Back on the pitch, Mulbarton appeal for a penalty. “Handball!” shouts someone, “Rubbish” shouts someone else in response from the stand. Either way no one seems to much like referee Mr Saunders and someone else shouts “Referee, you’re getting worse”. I am slightly suspicious of Mr Saunders myself, his hair is just a bit too neat; he could be a Jehovah’s witness or a Mormon. Meanwhile on the near touchline to the stand the grey-haired, be-spectacled referee’s assistant reminds me of a conductor on the Eastern Counties buses I used catch to school.
Half-time arrives and I depart for the clubhouse where there is a short queue at the bar for teas and coffees. As I queue the half-time draw is made; ticket number 501 wins first prize and the man behind me in the queue discovers he is the winner, but at least I get my tea before him. The tea (£1 per ‘cup’) is poured from a large pot into china mugs, this is sadly something that happens almost nowhere else in senior football any more but it should. If a football club is happy to get the china out it makes you feel like a human being, not as if any old plastic or polystyrene receptacle will do just to get another quid out of you; it feels like they want people to enjoy this tea, as if they care; and a very good cup of tea it is too. We drink our tea in the small brick stand, a homely and utilitarian structure with wooden benches, it’s beautifully dilapidated and I hope it’s never demolished to make way for one of the boring modern, ‘meccano’ stands.
Paulene and I are refreshed and the game begins again at precisely three minutes past four. Within six minutes Lakenheath are ahead. No one seems quite sure why, although importantly Mulbarton players do not seem to be complaining, but Mr Saunders awards a penalty to Lakenheath and top scorer Kelvin Enaro scores his twenty eighth goal of the season, booting the ball to Tom Wright’s right as he collapses to his knees. With a goal lead Lakenheath are more relaxed; the pace of the game is a little slower and the passing more accurate and more controlled, there’s less anxiety. Mulbarton look even less likely to score than they did in the first half, but do claim the first booking of the match as their number seven, the splendidly named Dom Doggett, incurs Mr Saunders’ wrath for a foul. It’s not long before Doggett is substituted for number fourteen, Charlie Norman.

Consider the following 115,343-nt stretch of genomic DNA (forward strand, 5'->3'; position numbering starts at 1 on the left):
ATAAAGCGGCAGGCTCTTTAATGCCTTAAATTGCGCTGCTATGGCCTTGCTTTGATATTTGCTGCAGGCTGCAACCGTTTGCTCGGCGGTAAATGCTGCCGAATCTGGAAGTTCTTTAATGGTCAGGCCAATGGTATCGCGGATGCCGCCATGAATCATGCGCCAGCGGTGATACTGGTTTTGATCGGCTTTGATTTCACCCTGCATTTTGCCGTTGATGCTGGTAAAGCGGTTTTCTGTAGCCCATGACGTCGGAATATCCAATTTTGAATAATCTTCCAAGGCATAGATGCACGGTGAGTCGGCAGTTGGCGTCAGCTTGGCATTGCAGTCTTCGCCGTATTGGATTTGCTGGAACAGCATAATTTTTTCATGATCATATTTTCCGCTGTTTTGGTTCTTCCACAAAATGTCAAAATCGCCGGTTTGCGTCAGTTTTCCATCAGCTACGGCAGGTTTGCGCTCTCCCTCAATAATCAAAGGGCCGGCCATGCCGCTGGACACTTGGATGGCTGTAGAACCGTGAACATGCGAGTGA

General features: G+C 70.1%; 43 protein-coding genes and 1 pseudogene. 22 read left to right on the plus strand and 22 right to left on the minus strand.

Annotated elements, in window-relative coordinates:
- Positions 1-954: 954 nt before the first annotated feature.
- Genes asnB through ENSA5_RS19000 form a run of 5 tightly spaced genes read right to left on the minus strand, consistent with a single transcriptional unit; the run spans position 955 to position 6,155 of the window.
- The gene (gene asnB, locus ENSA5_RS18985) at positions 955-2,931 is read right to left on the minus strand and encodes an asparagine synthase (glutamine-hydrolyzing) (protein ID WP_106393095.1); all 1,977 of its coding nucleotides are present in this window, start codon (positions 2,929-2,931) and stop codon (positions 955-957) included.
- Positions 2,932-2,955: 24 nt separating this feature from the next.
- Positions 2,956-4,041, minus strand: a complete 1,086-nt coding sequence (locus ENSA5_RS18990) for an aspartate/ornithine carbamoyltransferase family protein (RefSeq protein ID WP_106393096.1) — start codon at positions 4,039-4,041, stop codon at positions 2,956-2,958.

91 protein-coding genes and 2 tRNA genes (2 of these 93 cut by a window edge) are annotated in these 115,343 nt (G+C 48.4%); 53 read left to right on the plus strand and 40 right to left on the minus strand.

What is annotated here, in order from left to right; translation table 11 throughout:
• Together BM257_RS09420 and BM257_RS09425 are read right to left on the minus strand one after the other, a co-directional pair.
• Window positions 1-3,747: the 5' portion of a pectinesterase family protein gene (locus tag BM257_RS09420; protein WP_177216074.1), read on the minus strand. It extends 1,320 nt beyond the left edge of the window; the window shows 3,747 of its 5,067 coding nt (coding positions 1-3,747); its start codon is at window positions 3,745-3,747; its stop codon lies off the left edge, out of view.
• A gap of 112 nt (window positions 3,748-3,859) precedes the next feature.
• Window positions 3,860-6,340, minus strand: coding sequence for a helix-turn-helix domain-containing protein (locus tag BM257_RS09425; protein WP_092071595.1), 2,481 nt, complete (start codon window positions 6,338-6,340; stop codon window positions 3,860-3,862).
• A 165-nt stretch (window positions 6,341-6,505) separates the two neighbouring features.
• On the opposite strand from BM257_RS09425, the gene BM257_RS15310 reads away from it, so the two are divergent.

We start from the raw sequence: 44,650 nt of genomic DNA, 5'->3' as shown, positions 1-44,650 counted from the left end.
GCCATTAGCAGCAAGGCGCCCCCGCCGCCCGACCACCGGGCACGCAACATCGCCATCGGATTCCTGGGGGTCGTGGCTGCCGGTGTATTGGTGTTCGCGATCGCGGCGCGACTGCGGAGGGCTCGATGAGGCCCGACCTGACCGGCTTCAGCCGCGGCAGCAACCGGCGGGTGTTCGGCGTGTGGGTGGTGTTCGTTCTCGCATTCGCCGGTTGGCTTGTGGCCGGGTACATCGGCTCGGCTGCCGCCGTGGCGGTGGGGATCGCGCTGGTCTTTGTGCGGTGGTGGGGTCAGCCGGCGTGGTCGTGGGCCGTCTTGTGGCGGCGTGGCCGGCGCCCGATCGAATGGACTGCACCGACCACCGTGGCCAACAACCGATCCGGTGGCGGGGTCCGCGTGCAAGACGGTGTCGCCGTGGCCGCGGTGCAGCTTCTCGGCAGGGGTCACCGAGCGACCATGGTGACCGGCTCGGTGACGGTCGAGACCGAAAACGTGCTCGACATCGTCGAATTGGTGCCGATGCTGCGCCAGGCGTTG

For a while the game drifts and I listen to the birdsong and enjoy the lush greenery of the quarry banks. A tall, grey-haired man walks up into the stand carrying a match ball. “Man of the match Dave? What did you do, score a hat-trick?” asks a voice at the back. Eventually Lakenheath win a corner and the action steps up a gear. “Come on Heath” shouts a man in the stand; it’s not a very imaginative nickname for the club but it follows the pattern set at nearby Mildenhall who are known as ‘The Hall’. Personally, I reckon they should be known as ‘The Quarrymen’ . After one corner, follows another as a shot flashes past the post, deflected away by the Mulbarton defence. It’s twenty-five past four and Frank Gammon sends a kick deep into the Mulbarton half, the bounce fools the Mulbarton defence and number eleven James McCabe runs on to poke the ball over Tom Wright’s head and puts ‘The Heath’ (‘The Quarrymen’) two-nil up.
With the second goal the game changes and seems to lose the reserve it showed earlier. Lakenheath miss open-goals and hit the cross-bar whilst Mr Saunders the referee becomes rather officious and begins to wave his yellow card about with gay-abandon, booking players on both teams, mostly it appears for whinging and whining rather than anything particularly serious. I think it’s his way of adding to the entertainment, everyone loves a good moan about the referee. But happily if there is any ill-feeling it doesn’t last and with the final whistle Mr Saunders and his assistants stand together to receive the handshakes of both teams.
As the stand empties out after the game we stop and talk for several minutes with three people in orange hi-viz jackets, who are temporarily working on the air base, it’s almost as if we don’t want to leave. Driving back home along the B1112 Paulene and I reflect on our afternoon at ‘The Pit’ and both agree that we’ve had a most enjoyable time and importantly have witnessed a Suffolk team beating a Norfolk one which in my mind at least helps redress the recent imbalance between Ipswich Town and Norwich City. We look forward to returning on a sunny day.